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The sub-culture of Psychedelia is nothing entirely new and, in our opinion, nothing short of a phenomenon. Encompassing the entire spectrum of colours, hallucinogens, music and artwork that aims to alter one’s consciousness or reveal depths of the mind once thought to be mythological. The psychedelic movement is no stranger to the human race, though in recent years a resurgence in its movement, likely due to the successes of bands like Tame Impala, Pond and Jagwar Ma, focusing on recent pop culture and in no way discounting our psychedelic forefathers, the list would simply be too long for our precious minds to handle.
Since 2009 Melbourne band The Demon Parade have been diligently developing and playing their own brand of psychedelic sound for the better part of a decade, yes 2009 is close to ten years ago*. Since then they’ve shared stages with Swervedriver, Brian Jonestown Massacre, Kingswood and Something For Kate, they worked with producer Tony Lash (The Dandy Warhols, Elliot Smith) and secured a spot on the 2013 BIGSOUND line up. Now with over 250 shows to their name the road most travelled has culminated in the release of their EP Stone Circles, a cohesive and fully formed release sticking true to a psychedelic’s belief and revealing your own mind.
We hope you packed your bags, because The Demon Parade are taking you on a trip. With melodies so dreamy they could melt the sky the band have returned to the scene with Stone Circles.
After a rather turbulent 2014 for front man Michael Badger, he dove into ancient civilisations, ruins and mythology, finding himself drawn to the near ten million stone circles all over South Africa that appear to be free energy generating devices capable of generating 300 gigahertz of sound frequency (let’s not melt our minds all at once shall we). That spiritual vibe and mystic air is translated seamlessly in EP opener She’s Dope, using a simple four-chord structure to set the velvet smooth scene before complementing it with and an eastern, Indian flavour from the sitar.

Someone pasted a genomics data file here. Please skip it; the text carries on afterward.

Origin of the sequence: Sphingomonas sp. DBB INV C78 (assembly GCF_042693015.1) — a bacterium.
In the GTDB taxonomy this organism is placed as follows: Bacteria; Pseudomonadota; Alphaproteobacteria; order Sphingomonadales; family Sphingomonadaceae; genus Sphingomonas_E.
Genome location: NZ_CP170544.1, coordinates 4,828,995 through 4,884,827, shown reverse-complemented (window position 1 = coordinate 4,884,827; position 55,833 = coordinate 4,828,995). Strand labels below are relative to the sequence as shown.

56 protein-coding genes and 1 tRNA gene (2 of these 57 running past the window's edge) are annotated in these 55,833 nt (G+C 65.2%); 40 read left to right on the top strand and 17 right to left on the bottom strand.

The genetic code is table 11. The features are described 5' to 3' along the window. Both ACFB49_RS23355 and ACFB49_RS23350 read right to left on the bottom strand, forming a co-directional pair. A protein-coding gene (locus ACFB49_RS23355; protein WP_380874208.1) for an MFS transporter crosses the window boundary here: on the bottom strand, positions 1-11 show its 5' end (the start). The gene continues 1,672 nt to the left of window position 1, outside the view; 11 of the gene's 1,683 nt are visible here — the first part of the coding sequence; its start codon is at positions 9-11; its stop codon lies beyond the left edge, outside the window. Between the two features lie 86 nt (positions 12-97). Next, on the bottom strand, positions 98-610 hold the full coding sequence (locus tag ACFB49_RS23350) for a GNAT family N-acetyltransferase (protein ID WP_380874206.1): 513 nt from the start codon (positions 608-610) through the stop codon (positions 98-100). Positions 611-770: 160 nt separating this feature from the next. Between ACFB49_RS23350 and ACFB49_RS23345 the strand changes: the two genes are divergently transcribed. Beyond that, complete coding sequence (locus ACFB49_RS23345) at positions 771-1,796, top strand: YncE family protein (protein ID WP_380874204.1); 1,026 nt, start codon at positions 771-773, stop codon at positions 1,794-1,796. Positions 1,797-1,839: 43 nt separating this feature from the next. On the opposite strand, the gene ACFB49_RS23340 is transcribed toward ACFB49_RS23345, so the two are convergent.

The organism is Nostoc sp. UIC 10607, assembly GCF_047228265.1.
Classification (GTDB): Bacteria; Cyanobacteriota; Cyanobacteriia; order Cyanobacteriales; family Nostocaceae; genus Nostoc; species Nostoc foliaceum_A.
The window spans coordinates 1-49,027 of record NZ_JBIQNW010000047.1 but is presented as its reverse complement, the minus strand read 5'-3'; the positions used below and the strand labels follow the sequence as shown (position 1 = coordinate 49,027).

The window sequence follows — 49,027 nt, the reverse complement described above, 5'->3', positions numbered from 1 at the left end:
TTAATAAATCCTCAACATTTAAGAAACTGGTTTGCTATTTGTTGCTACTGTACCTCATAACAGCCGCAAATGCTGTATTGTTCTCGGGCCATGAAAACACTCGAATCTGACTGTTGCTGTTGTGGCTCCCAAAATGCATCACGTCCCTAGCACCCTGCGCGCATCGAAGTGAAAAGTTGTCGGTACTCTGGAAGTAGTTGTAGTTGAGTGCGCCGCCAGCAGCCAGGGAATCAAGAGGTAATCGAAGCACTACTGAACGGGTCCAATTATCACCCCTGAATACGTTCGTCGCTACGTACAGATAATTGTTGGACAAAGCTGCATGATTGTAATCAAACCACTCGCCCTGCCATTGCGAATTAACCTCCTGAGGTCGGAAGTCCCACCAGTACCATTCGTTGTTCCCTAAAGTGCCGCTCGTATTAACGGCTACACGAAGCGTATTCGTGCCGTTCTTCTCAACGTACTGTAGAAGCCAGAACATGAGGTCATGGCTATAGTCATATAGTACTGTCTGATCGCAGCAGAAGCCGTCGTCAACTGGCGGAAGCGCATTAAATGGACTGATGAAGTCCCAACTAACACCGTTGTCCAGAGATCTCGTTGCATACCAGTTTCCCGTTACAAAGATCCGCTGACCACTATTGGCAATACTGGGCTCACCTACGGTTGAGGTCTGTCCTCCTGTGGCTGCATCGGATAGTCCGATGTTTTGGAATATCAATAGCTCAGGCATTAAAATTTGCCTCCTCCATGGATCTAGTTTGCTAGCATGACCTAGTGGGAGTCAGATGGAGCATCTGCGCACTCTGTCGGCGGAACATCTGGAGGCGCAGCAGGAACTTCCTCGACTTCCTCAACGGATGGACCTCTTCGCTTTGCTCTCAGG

The sitar becomes the focus, the hook, as we are politely reminded we will be exploring the galaxy tonight but it won’t be by car. Further reinforced by follow-up track My Life In Pieces, a deceptively brilliant track that allows the listener to happily proceed on their nebulous path, all calm and dreamy in their atmosphere but like any trip there’s an underlying seriousness at play, just listen to the lyric, “I don’t really know what I’m looking for”.
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When the mind experiences turmoil one of its coping mechanisms is to find a ‘happy place’. Follow-up track Utopia feels very much like a form of catharsis for the band and Badger; tracking each instrument by himself in his garage, you can feel that personal flavour and intensity coming through in the song, like Badger has been kind enough to let us in to his dream. The drone of Brian Jonestown Massacre and field love vibes of the Stone Roses shine brightly in this standout.
If we are talking about coming home strong, closing tracks Die Alone and Sniper’s Eyes are bricks and mortar. If anyone out there has been on a trip, induced or not, they’ll be familiar with the ever present dark and slightly more ominous undertones just waiting to creep in. They begin to do so on Die Alone, a hazy track that builds a swelling, expansive atmosphere and just before you float too far off into a dream statements like “I will never be a liar, I’m gonna die alone” remind us there’s danger out there on the plains.
Sniper’s Eyes brings in a heavier sound, distorted guitars and rumbling drums to close our trip out with nothing short of an epic track. It feels like we’ve just peered out of our curtains to find the sky has melted in to the ground to create a veritable cornucopia of awesomeness that’s so amazing there’s got to be a dark side. Apparently recorded live, on very little sleep and terminally hungover that might be why we’re feeling an ominous tone.
Partly recorded live at rehearsal, partly in a garage and partly in Badgers’ half finished studio Labcoat Sound, The Demon Parade have truly created a stand alone psychedelic piece of work. It’s something that has us both excited to retreat into our own insular world and to explode forth in their live show. Oh, and look further in to South African stone circles for something truly mind boggling, if your mind can take it.
*ED. Six is closer to five really…
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